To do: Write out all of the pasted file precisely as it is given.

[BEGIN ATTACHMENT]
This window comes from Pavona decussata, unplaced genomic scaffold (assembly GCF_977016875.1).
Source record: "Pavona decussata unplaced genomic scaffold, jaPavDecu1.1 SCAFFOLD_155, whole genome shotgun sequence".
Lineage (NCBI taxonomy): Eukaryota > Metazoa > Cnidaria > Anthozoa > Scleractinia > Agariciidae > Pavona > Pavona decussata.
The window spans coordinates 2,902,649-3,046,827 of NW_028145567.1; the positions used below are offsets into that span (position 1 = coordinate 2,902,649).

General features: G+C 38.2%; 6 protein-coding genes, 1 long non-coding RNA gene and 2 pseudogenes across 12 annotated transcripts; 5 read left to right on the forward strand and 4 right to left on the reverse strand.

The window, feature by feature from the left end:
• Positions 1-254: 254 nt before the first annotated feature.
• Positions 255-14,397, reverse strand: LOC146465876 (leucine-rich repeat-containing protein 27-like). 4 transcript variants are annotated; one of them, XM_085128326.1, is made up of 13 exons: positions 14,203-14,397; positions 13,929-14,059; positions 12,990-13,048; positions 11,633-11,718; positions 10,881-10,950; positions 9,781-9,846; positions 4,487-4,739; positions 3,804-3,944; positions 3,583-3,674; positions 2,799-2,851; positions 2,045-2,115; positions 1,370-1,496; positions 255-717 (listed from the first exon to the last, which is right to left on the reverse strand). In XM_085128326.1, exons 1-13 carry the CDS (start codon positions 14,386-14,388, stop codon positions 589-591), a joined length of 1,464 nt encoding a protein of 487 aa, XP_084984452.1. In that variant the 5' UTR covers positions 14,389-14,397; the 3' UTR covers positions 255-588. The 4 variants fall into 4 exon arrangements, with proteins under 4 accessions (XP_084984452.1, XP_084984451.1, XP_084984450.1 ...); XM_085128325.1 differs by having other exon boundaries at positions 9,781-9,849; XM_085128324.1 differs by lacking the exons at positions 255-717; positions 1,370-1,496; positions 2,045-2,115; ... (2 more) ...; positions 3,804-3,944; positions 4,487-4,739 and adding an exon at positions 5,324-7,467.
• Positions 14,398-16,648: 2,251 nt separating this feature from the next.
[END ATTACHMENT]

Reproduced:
This window comes from Pavona decussata, unplaced genomic scaffold (assembly GCF_977016875.1).
Source record: "Pavona decussata unplaced genomic scaffold, jaPavDecu1.1 SCAFFOLD_155, whole genome shotgun sequence".
Lineage (NCBI taxonomy): Eukaryota > Metazoa > Cnidaria > Anthozoa > Scleractinia > Agariciidae > Pavona > Pavona decussata.
The window spans coordinates 2,902,649-3,046,827 of NW_028145567.1; the positions used below are offsets into that span (position 1 = coordinate 2,902,649).

General features: G+C 38.2%; 6 protein-coding genes, 1 long non-coding RNA gene and 2 pseudogenes across 12 annotated transcripts; 5 read left to right on the forward strand and 4 right to left on the reverse strand.

The window, feature by feature from the left end:
• Positions 1-254: 254 nt before the first annotated feature.
• Positions 255-14,397, reverse strand: LOC146465876 (leucine-rich repeat-containing protein 27-like). 4 transcript variants are annotated; one of them, XM_085128326.1, is made up of 13 exons: positions 14,203-14,397; positions 13,929-14,059; positions 12,990-13,048; positions 11,633-11,718; positions 10,881-10,950; positions 9,781-9,846; positions 4,487-4,739; positions 3,804-3,944; positions 3,583-3,674; positions 2,799-2,851; positions 2,045-2,115; positions 1,370-1,496; positions 255-717 (listed from the first exon to the last, which is right to left on the reverse strand). In XM_085128326.1, exons 1-13 carry the CDS (start codon positions 14,386-14,388, stop codon positions 589-591), a joined length of 1,464 nt encoding a protein of 487 aa, XP_084984452.1. In that variant the 5' UTR covers positions 14,389-14,397; the 3' UTR covers positions 255-588. The 4 variants fall into 4 exon arrangements, with proteins under 4 accessions (XP_084984452.1, XP_084984451.1, XP_084984450.1 ...); XM_085128325.1 differs by having other exon boundaries at positions 9,781-9,849; XM_085128324.1 differs by lacking the exons at positions 255-717; positions 1,370-1,496; positions 2,045-2,115; ... (2 more) ...; positions 3,804-3,944; positions 4,487-4,739 and adding an exon at positions 5,324-7,467.
• Positions 14,398-16,648: 2,251 nt separating this feature from the next.